The five dollar fuse story is the second conflict I have had with a client (the first was my father in law as previously blogged about) and like all conflicts we learnt how to protect ourselves in the future.
First of all this story requires a little bit of background knowledge. In all modern vehicles when an electrical and sometimes a mechanical fault occurs one of many warning lights will illuminate on the dash board. Your mechanic then uses a diagnostic Scan tool to extract the fault codes from the system to inform him or her what the fault is and where to start making repairs. The Scan tool we own to do this costs in excess of ten thousand Australian dollars so naturally whenever fault codes are checked a fee of sixty dollars is charged to the client to recuperate the costs of such an expensive piece of equipment.
Enter client. A young man who up front informed me that he was in a financial tight spot and someone I knew for many years, he required a registration inspection (if the car is not road worthy faults need to be rectified before it can be passed and registered) As part of this the airbag warning light was on. I felt sympathy for the bloke as I understood his situation so I helped him out.
I cleared the airbag warning light free of charge and arranged for a friend of mine to pass the rego inspection when the car should not have passed. Something that both my friend an I could loose our mechanical licence for doing.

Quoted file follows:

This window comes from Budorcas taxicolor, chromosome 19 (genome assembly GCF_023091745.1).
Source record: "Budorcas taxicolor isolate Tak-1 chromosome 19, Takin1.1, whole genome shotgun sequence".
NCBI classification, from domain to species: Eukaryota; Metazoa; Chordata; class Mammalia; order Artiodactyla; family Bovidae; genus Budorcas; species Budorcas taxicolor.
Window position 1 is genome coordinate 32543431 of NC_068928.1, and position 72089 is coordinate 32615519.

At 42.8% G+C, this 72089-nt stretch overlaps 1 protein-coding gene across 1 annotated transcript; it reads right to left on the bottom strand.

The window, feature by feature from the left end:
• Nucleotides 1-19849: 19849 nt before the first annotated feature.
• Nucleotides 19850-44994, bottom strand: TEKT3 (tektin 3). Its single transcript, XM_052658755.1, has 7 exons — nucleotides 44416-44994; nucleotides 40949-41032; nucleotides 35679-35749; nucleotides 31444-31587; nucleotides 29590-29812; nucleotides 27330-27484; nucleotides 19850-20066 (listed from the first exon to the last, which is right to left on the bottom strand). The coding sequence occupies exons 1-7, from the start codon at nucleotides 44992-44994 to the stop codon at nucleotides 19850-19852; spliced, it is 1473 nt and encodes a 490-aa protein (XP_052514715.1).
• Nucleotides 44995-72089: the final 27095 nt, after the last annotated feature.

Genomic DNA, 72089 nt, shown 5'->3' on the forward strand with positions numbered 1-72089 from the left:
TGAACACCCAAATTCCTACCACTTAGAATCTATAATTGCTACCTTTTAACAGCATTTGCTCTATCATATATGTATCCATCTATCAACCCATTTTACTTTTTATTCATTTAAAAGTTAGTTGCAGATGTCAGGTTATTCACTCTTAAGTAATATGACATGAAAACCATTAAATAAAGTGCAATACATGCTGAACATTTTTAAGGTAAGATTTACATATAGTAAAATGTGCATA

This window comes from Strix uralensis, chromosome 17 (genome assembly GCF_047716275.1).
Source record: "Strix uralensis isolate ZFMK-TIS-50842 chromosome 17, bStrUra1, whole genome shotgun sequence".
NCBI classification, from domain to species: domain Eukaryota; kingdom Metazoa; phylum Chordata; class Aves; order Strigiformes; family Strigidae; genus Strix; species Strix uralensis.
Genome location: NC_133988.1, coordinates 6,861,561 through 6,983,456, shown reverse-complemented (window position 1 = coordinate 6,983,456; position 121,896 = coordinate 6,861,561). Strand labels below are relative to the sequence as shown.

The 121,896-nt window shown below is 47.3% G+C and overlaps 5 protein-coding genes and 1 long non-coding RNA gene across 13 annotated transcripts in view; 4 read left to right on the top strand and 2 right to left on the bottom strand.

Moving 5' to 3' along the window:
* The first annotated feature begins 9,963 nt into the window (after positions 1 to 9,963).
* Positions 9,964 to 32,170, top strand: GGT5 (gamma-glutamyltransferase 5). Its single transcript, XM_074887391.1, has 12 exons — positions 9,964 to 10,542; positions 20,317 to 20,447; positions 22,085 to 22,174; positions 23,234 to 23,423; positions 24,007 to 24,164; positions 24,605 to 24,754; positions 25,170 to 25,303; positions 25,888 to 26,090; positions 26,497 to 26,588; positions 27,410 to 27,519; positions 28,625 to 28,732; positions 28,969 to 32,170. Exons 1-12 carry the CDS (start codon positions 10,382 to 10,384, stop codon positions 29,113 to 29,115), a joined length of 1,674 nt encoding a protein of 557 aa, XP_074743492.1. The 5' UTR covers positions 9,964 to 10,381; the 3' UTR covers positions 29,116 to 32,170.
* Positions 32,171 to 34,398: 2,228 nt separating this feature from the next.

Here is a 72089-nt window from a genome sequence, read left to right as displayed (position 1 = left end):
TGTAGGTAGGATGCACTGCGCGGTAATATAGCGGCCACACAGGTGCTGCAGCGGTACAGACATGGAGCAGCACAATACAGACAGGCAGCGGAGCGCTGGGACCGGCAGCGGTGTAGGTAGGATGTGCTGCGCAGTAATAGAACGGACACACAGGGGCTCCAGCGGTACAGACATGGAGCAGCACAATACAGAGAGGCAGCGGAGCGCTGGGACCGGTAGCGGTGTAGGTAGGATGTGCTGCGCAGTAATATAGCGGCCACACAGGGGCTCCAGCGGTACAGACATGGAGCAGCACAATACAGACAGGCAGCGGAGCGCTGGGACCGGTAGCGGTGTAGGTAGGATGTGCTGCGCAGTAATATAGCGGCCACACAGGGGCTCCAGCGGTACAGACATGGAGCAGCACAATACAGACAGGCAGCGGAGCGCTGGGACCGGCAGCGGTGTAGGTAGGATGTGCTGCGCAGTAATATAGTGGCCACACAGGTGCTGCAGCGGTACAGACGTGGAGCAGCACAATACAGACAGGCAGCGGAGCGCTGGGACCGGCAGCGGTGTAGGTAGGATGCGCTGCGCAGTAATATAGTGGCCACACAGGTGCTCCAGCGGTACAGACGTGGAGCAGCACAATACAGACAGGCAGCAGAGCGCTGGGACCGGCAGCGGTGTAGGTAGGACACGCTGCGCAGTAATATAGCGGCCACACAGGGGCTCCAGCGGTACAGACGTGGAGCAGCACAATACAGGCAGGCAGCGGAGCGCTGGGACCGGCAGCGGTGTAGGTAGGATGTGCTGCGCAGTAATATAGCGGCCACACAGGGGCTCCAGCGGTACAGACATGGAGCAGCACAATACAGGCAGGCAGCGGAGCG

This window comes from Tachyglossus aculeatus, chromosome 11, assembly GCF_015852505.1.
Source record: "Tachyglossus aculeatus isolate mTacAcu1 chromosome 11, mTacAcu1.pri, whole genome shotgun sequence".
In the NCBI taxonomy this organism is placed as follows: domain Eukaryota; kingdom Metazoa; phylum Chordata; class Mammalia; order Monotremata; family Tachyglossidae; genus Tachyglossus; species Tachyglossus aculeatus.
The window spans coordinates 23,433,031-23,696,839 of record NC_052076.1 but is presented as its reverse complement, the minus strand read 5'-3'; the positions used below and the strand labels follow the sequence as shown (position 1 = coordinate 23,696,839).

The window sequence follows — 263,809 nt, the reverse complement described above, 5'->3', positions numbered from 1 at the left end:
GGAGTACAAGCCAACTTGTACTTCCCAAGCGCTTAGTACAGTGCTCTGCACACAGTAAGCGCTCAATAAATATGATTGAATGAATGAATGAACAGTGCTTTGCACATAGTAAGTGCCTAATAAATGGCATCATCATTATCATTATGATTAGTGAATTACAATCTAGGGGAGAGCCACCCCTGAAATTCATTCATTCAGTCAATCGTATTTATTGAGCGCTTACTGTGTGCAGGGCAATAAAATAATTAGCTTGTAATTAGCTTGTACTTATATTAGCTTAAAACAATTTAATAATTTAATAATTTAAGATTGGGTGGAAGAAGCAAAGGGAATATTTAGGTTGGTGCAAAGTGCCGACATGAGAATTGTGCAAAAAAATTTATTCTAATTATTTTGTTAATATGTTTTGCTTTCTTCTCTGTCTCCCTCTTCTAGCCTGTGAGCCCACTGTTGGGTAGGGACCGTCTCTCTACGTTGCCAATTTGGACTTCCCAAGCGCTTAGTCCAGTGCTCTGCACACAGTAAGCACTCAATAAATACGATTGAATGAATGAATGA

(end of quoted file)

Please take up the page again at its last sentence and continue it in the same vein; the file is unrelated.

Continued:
A week later the client called saying he had now got a different warning light coming on. This time it was the ABS (Active Braking System) light. I drove to the clients work, swapped cars and returned to the workshop. I scanned the vehicle using the scan tool and went about diagnosing the issue.
It turns out the vehicle had a averagely installed set of subwoofers in the boot and poor wring was blowing the fuse for the sound system, so my client in all his wisdom took the fuse from his brakes to make his subwoofers work. I replaced the fuse, cleared the fault codes and returned to the client.
I charged him $5 or the fuse. I need to point out here $5 is a lot for one fuse yet my client received a rego pass when it should have failed, I put my licence in jeopardy to help the bloke out, I picked his car up from work for him and he received two code scans valued at sixty dollars each all free of charge.
Not only did the client complain and carry on about the expensive fuse and told me he would not do business with me anymore. Two years on he still complains to others that he socialises with about it. I suspect he neglects to tell them how much I did to help him out and didn’t charge.
From that day on I give fuses away for free but I have never ever done a code scan for free since.